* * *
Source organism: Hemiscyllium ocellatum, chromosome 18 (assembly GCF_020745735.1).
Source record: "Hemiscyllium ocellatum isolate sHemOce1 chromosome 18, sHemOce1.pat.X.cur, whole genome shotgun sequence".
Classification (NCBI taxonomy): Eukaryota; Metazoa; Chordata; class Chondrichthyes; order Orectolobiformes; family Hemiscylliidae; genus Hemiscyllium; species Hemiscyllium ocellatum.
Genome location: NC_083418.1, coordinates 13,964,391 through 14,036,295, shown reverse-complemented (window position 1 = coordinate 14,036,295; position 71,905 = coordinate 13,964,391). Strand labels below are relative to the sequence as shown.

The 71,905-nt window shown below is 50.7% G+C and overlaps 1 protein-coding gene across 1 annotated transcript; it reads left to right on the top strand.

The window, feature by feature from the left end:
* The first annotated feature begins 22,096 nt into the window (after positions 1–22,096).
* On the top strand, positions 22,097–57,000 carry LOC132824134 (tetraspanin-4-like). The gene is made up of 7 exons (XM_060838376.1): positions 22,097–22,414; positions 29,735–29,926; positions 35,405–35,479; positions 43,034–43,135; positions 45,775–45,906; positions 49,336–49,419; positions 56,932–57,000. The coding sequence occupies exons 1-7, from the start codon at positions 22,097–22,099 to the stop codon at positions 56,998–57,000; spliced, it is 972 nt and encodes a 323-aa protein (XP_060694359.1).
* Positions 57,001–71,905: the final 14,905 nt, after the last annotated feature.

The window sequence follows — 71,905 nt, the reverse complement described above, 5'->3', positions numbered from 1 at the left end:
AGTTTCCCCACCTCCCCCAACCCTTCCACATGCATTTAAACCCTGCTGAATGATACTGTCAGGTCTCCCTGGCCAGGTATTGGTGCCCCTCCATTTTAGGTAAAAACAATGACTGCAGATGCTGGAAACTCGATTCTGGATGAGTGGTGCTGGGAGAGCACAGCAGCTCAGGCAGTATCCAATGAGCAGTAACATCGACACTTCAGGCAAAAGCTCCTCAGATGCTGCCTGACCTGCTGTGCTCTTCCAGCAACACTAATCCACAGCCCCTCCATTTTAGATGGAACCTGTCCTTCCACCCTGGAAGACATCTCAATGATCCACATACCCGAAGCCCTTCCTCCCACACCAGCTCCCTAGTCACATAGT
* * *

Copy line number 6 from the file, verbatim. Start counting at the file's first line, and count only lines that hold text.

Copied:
The window, feature by feature from the left end: